• 23. Sysbench: “OLTP” on MySQL (1 core) 500 400 (requests/sec.) Throughput 300 15% improvement 200 flexsc 100 sync 0 0 50 100 150 200 250 300 Request Concurrency 23
  • 24. Sysbench: “OLTP” on MySQL (4 cores) 1,000 800 (requests/sec.) Throughput 600 40% improvement 400 200 flexsc sync 0 0 50 100 150 200 250 300 Request Concurrency 24
  • 25. MySQL latency per client request 256 connections 1900 1,000 900 95th 800 percentile Latency (ms) 700 average 600 500 400 300 200 100 0 sync flexsc sync flexsc sync flexsc 1 core 2 cores 4 cores Up to 30% reduction of average request latencies 25
  • 26. MySQL processor metrics SysBench (4 cores) 1.4 1.2 Relative Performance User Kernel 1 (flexsc/sync) 0.8 0.6 0.4 0.2 0 L3 d-cache TLB IPC L2 i-cache Branch IPC L2 i-cache Branch L3 d-cache TLB Performance improvements consequence of more efficient processor execution 26
  • 27. ApacheBench throughput (1 core) 45,000 40,000 flexsc 35,000 sync (requests/sec.) Throughput 30,000 25,000 20,000 15,000 80-90% improvement 10,000 5,000 0 0 200 400 600 800 1000 Request Concurrency 27
  • 28. ApacheBench throughput (4 cores) 45,000 40,000 35,000 (requests/sec.) 115% improvement Throughput 30,000 25,000 20,000 15,000 10,000 flexsc 5,000 sync 0 0 200 400 600 800 1000 Request Concurrency 28
  • 29. Apache latency per client request 256 concurrent requests 238 30 99th 25 percentile Latency (ms) 20 average 15 10 5 0 sync flexsc sync flexsc sync flexsc 1 core 2 cores 4 cores Up to 50% reduction of average request latencies 29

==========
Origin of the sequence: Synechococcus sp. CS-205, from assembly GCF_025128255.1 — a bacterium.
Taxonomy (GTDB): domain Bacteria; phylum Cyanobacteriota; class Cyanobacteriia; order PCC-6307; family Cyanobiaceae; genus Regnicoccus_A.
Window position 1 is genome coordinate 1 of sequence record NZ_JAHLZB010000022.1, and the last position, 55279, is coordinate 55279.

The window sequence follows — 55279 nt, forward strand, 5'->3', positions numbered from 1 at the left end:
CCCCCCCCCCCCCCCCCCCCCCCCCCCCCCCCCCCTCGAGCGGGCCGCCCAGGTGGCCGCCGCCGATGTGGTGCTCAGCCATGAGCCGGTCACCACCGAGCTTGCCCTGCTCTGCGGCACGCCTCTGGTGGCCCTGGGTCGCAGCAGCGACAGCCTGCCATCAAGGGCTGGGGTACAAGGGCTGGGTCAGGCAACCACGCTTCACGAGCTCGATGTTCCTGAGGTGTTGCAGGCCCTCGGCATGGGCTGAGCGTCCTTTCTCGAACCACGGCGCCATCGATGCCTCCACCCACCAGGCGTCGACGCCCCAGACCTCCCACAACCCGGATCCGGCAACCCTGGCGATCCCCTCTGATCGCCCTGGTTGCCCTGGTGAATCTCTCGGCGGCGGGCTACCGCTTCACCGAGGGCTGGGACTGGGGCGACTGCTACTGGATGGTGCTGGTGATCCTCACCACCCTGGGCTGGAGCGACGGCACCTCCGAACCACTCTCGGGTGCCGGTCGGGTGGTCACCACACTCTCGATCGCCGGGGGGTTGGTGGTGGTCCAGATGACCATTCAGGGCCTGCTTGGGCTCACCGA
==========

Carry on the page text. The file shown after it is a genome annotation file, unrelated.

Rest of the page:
• 30. Apache processor metrics Apache (1 core) 2 Relative Performance 1.5 (flexsc/sync) User Kernel 1 0.5 0 L3 d-cache TLB IPC L2 i-cache Branch IPC L2 i-cache Branch L3 d-cache TLB Processor efficiency doubles for kernel and user-mode execution 30
  • 31. Discussion ➔ New OS architecture not necessary ➔ Exception-less syscalls can coexist with legacy ones ➔ Foundation for non-blocking system calls ➔ select() / poll() in user-space ➔ Interesting case of non-blocking free() ➔ Multicore ultra -specialization ➔ TCP Servers (Rutgers; Iftode et.al), FS Servers ➔ Single-ISA asymmetric cores ➔ OS-friendly cores (HP Labs; Mogul et. al) 31
  • 32. Concluding Remarks ➔ System calls degrade server performance ➔ Processor pollution is inherent to synchronous system calls ➔ Exception-less syscalls ➔ Flexible and efficient system call execution ➔ FlexSC-Threads ➔ Leverages exception-less syscalls ➔ No modifications to multi-threaded applications ➔ Throughput & latency gains ➔ 2x throughput improvement for Apache and BIND ➔ 1.4x throughput improvement for MySQL 32
  • 33. FlexSC Flexible System Call Scheduling with Exception-Less System Calls Livio Soares and Michael Stumm University of Toronto